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Recent Unexplained Possession of Stolen Property: The Ramifications of Certain Statements & Testimony in a New York Criminal Possession of Stolen Property Case

Although each case is unique and requires its own assessment, it is rarely, if ever, beneficial to speak to the police without a lawyer. You may think you are smarter or have the right answers to their questions, but you could be damning yourself and giving prosecutors the tools to make a conviction stick. Should you testify in your own defense in the Grand Jury or at trial, failure to consult with a criminal defense attorney can be equally dangerous. Cases in New York involving Criminal Possession of Stolen Property, Article 165 of the New York Penal Law, are certainly not immune from this pitfall. Whether you are charged with misdemeanor Fifth Degree Criminal Possession of Stolen Property (New York Penal Law 165.40) or the felony varieties of Fourth, Third, Second or First Degree Criminal Possession of Stolen Property (New York Penal Law 165.45, 165.50, 165.52 and 165.54 respectively), your statement or admission prior to consulting with a New York theft and stolen property attorney will likely leave you facing a more daunting defensive task. Implausible testimony at trial may compromise your liberty and legal predicament further. While any statement can be damning, this New York theft and larceny blog entry will address a principle in the New York criminal law called “unexplained or falsely explained possession of recently stolen property.”

In People v Mangual, 13 A.D.3d 734 (3rd Dept. 2004), the defendant was convicted after trial of Second Degree Burglary (New York Penal Law 140.25), Fourth Degree Grand Larceny (New York Penal Law 155.30) and Fifth Degree Criminal Possession of Stolen Property (New York Penal Law 165.40). The thefts all occurred when the defendant stole items from an apartment. At trial, a prosecution witness testified that he saw two bags with soccer logos left unattended on the street. Looking closer, a name appeared on the bag of a woman who lived in the neighborhood. The defendant drove up a short time later, picked up the bag and drove off. Before leaving, the defendant stated in substance that he was there for the bags. The witness jotted down the license plate number and spoke to the complainant who confirmed nobody had authority to take her property. Both the witness and the complainant then went to the complainant’s home and learned of the burglary.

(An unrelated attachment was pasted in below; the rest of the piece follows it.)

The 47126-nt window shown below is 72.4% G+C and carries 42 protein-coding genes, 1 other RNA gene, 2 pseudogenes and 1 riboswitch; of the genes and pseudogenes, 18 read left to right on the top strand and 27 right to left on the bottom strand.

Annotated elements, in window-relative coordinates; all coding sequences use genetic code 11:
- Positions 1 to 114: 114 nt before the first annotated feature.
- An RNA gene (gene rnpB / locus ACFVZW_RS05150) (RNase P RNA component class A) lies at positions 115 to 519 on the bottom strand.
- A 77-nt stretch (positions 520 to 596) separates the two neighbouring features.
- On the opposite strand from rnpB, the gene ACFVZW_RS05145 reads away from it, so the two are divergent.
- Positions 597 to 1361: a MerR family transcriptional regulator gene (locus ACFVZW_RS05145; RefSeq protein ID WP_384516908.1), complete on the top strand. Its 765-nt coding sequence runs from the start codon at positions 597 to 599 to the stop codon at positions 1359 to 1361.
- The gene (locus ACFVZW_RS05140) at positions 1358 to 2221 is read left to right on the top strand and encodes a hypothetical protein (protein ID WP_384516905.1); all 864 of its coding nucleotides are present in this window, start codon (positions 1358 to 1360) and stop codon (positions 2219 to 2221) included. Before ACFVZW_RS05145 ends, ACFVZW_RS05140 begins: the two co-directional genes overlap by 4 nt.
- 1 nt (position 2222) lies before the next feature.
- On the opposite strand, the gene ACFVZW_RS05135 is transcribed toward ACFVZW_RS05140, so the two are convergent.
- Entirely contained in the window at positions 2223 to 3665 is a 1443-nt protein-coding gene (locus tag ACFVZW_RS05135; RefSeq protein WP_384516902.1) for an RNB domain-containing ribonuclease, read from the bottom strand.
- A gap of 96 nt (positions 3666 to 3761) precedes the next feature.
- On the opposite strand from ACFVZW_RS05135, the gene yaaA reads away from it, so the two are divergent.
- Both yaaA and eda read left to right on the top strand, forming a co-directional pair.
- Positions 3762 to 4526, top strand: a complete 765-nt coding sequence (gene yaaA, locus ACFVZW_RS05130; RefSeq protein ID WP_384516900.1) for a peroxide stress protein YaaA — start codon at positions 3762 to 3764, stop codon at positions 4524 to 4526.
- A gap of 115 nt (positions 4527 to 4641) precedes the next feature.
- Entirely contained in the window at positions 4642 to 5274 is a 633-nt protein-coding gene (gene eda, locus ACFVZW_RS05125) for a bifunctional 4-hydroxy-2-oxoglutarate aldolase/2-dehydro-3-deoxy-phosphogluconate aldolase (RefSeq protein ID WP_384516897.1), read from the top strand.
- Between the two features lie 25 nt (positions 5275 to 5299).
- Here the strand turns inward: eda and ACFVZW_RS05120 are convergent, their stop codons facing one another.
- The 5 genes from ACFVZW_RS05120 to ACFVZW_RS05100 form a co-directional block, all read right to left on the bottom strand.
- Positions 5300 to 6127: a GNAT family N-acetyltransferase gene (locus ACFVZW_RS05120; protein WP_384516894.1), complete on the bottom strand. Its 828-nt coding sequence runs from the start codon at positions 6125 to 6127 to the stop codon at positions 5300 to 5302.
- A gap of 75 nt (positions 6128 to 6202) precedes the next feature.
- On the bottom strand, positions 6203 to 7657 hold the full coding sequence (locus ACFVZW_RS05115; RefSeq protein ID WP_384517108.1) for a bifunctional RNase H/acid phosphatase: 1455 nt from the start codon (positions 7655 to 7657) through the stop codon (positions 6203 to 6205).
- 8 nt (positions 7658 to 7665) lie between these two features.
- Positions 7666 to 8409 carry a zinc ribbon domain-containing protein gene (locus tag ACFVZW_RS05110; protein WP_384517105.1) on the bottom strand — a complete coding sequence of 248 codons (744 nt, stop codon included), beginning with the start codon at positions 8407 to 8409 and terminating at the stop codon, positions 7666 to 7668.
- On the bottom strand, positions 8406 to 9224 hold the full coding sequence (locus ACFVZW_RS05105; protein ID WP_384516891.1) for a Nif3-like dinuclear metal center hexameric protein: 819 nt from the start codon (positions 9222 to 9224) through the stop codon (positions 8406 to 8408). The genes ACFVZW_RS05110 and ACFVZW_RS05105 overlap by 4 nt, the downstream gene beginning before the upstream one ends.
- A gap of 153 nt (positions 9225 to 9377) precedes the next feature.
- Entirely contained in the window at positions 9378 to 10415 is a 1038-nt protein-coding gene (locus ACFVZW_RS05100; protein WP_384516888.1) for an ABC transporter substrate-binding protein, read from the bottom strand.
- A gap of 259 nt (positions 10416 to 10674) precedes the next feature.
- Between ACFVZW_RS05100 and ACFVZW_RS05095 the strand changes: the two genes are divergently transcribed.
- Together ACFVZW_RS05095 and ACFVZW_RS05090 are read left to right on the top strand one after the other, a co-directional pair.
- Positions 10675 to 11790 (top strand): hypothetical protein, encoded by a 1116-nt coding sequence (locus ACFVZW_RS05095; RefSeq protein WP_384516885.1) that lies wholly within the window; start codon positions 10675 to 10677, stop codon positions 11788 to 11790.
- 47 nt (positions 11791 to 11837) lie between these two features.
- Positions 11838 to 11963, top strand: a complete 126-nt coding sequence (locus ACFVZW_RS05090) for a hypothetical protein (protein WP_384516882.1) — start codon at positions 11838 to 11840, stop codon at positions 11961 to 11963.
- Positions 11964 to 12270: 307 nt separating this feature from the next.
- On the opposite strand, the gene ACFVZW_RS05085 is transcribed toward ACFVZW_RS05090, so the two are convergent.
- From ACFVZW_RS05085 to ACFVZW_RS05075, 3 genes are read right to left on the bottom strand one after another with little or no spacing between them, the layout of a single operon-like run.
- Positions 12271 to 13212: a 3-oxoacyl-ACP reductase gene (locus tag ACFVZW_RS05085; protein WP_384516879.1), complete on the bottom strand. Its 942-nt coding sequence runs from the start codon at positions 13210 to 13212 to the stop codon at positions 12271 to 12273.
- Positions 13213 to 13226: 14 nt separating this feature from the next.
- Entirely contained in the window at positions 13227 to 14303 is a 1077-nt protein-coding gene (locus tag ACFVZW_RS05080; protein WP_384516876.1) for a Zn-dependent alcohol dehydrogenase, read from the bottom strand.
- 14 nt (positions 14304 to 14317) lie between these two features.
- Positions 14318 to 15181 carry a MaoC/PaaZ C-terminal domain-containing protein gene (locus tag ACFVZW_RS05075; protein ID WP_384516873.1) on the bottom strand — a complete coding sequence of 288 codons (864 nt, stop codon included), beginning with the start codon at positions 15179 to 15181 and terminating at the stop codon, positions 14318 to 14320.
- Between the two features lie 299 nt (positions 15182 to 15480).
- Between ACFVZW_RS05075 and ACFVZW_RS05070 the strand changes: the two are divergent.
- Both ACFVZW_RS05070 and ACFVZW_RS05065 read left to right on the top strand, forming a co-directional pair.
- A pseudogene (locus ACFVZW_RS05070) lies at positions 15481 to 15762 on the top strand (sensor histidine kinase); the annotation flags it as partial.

Once the police were notified, they tracked down the defendant. At the time of his questioning, the defendant first denied any involvement in the burglary. A search warrant, however, revealed the bags inside the van with stolen property. The defendant then admitted (without a lawyer present, of course) removing bags from the street.

At trial, the defendant testified consistently with his statement to law enforcement. In a relatively ridiculous story (I have heard far stranger), the defendant went on to testify that he met a stranger who needed money to travel. The stranger informed the defendant that his bags were on a particular corner and the defendant agreed to go get them. Upon doing so, the defendant then purchased some of the stranger’s personal property to give the stranger money to travel.

In upholding the defendant’s conviction, the Appellate Division Third Department stated that “[w]hile some charges are based upon circumstantial evidence, ‘unexplained or falsely explained possession of recently stolen property is sufficient to establish a prima facie case and to enable a jury to find guilt beyond a reasonable doubt.” citing People v Baskerville, 60 NY2d 374, 382 (1983) and referencing People v Jackson, 2 AD3d 893, 896 (2003), lv denied 1 NY3d 629 (2004).

The court further noted:

“While defendant provided an explanation for his recent possession of stolen property, the jury was free to reject his testimony–a determination to which we will defer where, as here, it is properly grounded.”

Simply put, courts are hesitant to overturn a jury’s verdict in situations as that addressed here. Should you make a statement to the police or testify at trial, be careful as to what you say and how you say it. Your recent and unexplained (or “odd” explanation) can ultimately be the last nail in your criminal coffin.

To educate yourself on New York larceny crimes and those involving stolen property, click through the links provided or review the websites and blogs below to find analysis of Grand Larceny and Criminal Possession of Stolen Property degrees and criminal statutes, legal decisions and noteworthy cases in the New York City area news.

Established by two former Manhattan prosecutors, the New York criminal defense attorneys at Saland Law PC represent clients in theft and larceny crimes throughout the New York City region.

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